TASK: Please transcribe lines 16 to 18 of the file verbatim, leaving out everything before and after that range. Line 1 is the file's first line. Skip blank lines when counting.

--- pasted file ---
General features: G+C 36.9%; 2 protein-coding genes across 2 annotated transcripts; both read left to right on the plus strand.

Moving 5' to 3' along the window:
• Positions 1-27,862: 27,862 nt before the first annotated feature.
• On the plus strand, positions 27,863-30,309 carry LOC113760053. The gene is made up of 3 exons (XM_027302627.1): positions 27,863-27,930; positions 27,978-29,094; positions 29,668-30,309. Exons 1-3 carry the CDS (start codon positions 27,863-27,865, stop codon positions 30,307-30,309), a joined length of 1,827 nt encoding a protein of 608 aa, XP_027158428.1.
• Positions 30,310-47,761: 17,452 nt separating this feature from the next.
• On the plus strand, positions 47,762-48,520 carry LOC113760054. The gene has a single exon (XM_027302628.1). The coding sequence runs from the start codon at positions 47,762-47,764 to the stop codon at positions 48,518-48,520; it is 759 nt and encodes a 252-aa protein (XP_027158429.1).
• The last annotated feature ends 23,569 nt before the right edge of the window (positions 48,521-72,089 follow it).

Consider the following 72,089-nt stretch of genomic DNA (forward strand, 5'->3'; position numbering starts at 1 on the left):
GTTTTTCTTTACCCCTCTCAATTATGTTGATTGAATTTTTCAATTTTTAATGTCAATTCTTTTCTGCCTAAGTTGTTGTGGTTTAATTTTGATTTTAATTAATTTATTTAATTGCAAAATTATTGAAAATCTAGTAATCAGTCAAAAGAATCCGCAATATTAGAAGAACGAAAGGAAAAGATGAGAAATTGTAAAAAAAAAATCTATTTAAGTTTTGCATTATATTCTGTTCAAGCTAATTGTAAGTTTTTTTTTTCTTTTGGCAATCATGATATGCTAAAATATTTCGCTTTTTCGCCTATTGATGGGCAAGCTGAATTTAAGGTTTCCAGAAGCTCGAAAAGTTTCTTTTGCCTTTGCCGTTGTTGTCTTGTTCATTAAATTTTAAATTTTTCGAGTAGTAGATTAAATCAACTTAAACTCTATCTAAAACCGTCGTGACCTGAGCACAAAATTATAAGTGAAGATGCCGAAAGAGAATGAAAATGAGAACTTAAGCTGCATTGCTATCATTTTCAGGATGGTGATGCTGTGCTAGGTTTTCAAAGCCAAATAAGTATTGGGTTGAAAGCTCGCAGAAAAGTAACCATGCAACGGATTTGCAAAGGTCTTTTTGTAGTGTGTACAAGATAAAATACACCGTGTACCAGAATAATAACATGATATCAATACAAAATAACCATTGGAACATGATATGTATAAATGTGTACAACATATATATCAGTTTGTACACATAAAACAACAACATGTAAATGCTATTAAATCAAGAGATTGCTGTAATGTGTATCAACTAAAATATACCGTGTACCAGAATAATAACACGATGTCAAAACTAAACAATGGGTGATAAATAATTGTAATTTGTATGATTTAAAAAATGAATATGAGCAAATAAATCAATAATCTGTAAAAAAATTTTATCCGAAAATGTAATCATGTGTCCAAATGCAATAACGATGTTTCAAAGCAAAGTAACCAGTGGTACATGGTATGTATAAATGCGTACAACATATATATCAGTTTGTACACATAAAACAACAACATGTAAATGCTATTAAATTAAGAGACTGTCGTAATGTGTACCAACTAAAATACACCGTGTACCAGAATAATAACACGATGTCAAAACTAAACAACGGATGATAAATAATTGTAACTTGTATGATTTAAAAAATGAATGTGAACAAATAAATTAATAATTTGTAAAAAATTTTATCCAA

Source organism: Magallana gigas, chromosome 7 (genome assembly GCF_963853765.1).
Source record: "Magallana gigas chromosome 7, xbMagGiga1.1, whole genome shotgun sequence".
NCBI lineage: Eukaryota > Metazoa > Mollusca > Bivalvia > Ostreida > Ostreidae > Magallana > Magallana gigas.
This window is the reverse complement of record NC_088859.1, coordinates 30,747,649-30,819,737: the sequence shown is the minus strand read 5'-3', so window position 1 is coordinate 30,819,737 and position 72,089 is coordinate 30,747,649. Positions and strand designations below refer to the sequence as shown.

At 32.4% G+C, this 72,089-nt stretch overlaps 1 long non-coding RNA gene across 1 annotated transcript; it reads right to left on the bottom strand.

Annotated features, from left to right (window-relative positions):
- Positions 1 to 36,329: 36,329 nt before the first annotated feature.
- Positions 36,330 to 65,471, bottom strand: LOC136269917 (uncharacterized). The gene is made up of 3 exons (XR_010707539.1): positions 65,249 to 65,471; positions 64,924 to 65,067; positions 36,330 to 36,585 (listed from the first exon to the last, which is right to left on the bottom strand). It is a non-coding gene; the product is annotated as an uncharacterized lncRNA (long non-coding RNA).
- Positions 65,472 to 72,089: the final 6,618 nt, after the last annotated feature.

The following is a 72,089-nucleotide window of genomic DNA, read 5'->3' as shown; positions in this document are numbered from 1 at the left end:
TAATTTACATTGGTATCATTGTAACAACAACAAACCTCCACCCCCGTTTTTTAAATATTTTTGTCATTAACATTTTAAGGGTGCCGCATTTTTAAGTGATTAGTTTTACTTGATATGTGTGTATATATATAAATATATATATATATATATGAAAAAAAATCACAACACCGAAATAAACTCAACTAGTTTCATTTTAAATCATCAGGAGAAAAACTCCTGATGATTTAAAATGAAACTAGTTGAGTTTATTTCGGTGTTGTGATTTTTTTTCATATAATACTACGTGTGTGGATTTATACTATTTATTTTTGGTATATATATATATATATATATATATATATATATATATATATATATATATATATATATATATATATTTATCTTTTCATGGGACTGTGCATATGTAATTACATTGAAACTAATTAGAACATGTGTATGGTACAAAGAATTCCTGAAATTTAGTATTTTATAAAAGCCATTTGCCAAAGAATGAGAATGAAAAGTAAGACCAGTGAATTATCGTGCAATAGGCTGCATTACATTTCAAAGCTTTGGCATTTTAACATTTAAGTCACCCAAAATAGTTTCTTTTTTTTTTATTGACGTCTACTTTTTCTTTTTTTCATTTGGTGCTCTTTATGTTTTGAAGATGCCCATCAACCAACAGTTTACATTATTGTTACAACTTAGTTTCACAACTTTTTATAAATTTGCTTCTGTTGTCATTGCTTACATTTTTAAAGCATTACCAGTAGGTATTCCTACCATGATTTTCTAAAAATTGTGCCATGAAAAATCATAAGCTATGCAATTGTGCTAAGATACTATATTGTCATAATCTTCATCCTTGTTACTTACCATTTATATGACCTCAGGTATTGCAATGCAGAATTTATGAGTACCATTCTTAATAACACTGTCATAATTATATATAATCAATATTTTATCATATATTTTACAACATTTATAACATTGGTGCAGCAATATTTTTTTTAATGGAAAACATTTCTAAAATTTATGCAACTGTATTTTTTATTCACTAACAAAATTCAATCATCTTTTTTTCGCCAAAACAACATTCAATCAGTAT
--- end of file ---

- Positions 1 to 36,329: 36,329 nt before the first annotated feature.
- Positions 36,330 to 65,471, bottom strand: LOC136269917 (uncharacterized). The gene is made up of 3 exons (XR_010707539.1): positions 65,249 to 65,471; positions 64,924 to 65,067; positions 36,330 to 36,585 (listed from the first exon to the last, which is right to left on the bottom strand). It is a non-coding gene; the product is annotated as an uncharacterized lncRNA (long non-coding RNA).
- Positions 65,472 to 72,089: the final 6,618 nt, after the last annotated feature.